The 1990’s was a decade that changed both alternative and rock music forever. Manufactured metal bands with big hair and spandex gave way to homegrown alternative and grunge acts that were all about flannel shirts and combat boots. With the changing of the guard also came a change in tempo. Guns N’ Roses' “Welcome to the Jungle” was replaced by Pearl Jam singing about “Jeremy” and Mötley Crüe’s strip club ode “Girls, Girls, Girls” was pushed out of the way for Oasis singing about a “Wonderwall,” whatever that is.
But it’s unfair to pigeonhole the entire decade as slow and sludgy. While grunge was at its height, there were still plenty of songs that cranked up the tempo and got listeners' blood pumping. Here’s a look back at some of the songs that might make good additions to your workout mix.
The namesake from the title of this article, “Song 2” by the band Blur is best known for its iconic opening drumbeats and the scream “Woohoo” from lead singer Damon Albarn. Possibly the band’s most famous song, it started out on a lark by producer Graham Coxon. The famous “Woohoo” was originally just a whistling sound before Coxon suggested pumping up the song’s tempo and aggressiveness. Then he jokingly suggested releasing the finished product, woohoo and all, as a single, just to mess with the executives at Blur’s record label. Surprisingly, the label heads loved the song, and the rest is history.
While best known for the soulful voice of Chris Cornell and the song “Black Hole Sun,” not all of Soundgarden’s music followed the slower, sludgy, grunge blueprint. While it would be easy to include “Rusty Cage” or “Outshined” from their early releases in this list, our choice is “Spoonman,” from the album Superunknown. Originally recorded as an acoustic track for the soundtrack to the movie Singles, the electric version of “Spoonman” picks up in the tempo including a high-energy spoon solo by Artist the Spoonman, the Seattle street performer who was the inspiration for the song.
Some of the most unlikely alternative rock hits of the 1990’s came from another Seattle band, The Presidents of the United States of America. Perhaps because their sound stood out against the slower, grungier titles dominating radio airplay, the Presidents' self-titled album included memorable tracks like “Peaches” and “Kitty.” But the standout track was undoubtedly “Lump,” which was written about a dream singer Chris Ballew experienced while fighting off pneumonia. Clocking in at just two minutes and fourteen seconds it, in many ways, could be the American version of “Song 2.”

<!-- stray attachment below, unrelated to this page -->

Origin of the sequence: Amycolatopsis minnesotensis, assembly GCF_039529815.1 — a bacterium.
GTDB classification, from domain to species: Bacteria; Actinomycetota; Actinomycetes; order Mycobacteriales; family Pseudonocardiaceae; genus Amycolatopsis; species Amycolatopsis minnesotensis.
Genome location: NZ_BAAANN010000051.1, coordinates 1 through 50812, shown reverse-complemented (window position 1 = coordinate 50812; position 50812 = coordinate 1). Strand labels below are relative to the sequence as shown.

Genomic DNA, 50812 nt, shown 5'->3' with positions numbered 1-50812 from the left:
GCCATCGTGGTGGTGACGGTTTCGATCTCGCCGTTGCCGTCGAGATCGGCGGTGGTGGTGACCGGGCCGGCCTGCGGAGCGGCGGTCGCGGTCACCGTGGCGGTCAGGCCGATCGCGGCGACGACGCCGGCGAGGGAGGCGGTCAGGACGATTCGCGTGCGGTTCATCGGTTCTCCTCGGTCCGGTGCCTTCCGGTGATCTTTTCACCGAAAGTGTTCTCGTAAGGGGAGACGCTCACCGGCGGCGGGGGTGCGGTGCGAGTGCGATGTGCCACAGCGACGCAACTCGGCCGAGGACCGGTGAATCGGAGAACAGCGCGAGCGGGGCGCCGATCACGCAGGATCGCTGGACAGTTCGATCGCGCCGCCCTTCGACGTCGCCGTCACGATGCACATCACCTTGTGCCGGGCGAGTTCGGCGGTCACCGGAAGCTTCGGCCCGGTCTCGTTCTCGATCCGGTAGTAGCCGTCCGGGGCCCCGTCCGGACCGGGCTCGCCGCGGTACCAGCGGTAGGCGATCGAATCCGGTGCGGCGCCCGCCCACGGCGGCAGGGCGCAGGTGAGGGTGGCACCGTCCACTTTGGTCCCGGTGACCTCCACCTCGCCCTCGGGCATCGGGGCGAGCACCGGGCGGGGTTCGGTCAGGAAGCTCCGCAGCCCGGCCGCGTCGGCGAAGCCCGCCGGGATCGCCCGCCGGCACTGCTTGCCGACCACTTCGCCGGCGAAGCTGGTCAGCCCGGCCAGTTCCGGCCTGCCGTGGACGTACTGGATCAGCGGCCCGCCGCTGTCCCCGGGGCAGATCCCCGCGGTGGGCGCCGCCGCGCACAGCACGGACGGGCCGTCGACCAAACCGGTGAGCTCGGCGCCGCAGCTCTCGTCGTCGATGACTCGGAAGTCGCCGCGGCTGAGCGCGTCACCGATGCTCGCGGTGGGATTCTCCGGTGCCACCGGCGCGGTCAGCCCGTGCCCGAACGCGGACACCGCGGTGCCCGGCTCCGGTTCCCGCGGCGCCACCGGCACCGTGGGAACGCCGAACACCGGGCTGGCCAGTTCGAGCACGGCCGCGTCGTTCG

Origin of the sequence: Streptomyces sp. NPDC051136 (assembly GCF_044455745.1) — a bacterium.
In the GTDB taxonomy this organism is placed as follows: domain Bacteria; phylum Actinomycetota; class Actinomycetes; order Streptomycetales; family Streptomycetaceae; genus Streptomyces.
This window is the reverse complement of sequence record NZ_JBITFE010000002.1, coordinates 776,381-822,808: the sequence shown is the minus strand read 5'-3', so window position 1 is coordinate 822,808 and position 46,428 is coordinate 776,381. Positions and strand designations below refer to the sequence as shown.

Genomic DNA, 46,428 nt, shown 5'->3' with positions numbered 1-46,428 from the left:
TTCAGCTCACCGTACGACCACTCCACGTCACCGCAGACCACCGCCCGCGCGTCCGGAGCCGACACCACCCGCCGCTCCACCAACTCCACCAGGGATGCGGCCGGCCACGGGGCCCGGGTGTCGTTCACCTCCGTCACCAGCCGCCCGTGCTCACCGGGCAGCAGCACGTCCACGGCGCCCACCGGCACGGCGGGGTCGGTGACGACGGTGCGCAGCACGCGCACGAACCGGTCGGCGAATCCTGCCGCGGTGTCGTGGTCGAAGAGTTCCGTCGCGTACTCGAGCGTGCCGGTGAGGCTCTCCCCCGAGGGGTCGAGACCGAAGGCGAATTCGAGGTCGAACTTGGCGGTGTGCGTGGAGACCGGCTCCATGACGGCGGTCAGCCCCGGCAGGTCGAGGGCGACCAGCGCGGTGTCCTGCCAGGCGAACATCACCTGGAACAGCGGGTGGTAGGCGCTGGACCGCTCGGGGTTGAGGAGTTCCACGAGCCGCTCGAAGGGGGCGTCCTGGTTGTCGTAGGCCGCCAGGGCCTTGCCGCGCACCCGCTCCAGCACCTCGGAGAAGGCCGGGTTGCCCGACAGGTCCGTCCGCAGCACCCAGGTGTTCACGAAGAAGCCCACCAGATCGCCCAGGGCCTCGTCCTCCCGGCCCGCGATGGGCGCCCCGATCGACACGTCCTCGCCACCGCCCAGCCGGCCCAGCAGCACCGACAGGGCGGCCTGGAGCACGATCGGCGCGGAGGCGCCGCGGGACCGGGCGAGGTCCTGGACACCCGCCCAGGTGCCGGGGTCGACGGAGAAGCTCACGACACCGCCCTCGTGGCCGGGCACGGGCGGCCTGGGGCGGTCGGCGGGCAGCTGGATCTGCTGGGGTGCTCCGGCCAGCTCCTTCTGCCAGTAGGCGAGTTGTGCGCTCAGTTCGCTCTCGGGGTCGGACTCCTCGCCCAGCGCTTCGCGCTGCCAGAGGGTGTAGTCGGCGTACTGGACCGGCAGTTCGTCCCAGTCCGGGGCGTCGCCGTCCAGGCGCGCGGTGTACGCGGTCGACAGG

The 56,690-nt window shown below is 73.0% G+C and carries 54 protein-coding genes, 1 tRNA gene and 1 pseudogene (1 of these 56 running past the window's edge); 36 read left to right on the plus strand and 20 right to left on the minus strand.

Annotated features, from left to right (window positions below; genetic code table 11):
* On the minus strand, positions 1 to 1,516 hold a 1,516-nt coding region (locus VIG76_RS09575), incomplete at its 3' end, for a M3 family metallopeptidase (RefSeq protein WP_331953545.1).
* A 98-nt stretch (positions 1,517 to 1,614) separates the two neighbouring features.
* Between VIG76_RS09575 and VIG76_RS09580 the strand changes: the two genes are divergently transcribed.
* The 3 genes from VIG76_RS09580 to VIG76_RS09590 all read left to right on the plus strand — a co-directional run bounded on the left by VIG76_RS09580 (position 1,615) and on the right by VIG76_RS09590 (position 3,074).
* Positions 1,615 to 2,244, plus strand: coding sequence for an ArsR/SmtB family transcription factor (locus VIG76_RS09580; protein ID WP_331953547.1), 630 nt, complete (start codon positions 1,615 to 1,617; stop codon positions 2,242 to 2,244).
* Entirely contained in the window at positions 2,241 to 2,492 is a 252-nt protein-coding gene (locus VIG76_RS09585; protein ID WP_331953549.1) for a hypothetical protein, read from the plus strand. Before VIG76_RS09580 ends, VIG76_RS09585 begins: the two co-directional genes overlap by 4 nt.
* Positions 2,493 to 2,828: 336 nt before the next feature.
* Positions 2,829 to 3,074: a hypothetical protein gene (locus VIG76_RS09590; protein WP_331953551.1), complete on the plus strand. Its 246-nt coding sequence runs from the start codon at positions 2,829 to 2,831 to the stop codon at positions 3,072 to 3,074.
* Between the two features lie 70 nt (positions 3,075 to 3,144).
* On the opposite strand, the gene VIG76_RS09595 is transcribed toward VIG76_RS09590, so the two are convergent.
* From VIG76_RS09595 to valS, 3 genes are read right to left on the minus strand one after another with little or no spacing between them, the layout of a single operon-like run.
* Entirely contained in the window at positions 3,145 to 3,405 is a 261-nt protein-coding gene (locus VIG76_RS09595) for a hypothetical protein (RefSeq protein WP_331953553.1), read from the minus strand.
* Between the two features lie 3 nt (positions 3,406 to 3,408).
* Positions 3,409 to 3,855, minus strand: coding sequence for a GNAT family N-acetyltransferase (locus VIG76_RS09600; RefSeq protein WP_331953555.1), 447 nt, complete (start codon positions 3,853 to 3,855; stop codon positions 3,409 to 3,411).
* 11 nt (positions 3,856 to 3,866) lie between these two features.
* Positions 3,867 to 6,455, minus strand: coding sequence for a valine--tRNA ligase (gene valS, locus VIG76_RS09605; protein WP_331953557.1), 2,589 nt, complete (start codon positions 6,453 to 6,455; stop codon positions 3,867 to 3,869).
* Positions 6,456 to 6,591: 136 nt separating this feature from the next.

Whether or not to include Metallica in a list of 90’s alternative rock artists is a debate best had in a bar with an attentive waiter and an ample supply of beer. However, it’s hard to ignore the fact that the same band that recorded “Master of Puppets” and “Seek and Destroy” in the eighties had some success slowing down in the nineties with tracks like “The Memory Remains” and “The Unforgiven II”. Then “Fuel” dropped and showed that the band could still crank it up. While not wildly successful on the charts, the song was nominated for a Grammy in the Best Hard Rock Performance category though it lost to a single from the reunited Jimmy Page and Robert Plant called “Most High.”
As the grunge movement was slowing down, several songs with an electronic-dance influence started to find their way onto alternative radio stations and playlists. Songs like Fatboy Slim’s “Rockafeller Skank” and Daft Punk’s “Around the World” made a splash but possibly the most rock-influenced act from this subgenre was English dance squad The Prodigy. The third single from their album “The Fat of the Land,” it was preceded by “Firestarter” and “Breathe.” But what makes “Smack My Bitch Up” more memorable than either was the controversial video the group released. Shot in first person, it depicted copious alcohol and drug use, operation of a vehicle while, potentially, intoxicated, and violent sexual situations. Even though the video was banned from MTV’s rotation, it still managed to win several Video Music Awards.
While 90’s alternative rock will always be mainly remembered for slower, grungier titles like Nirvana’s “All Apologies” or Stone Temple Pilots' “Big Empty,” the truth is there were still plenty of big songs that cranked up the tempo and got people moving...and that deserves one big Woohooo.
Check out all of these songs and more on AccuRadio's 1990's Alternative channel!
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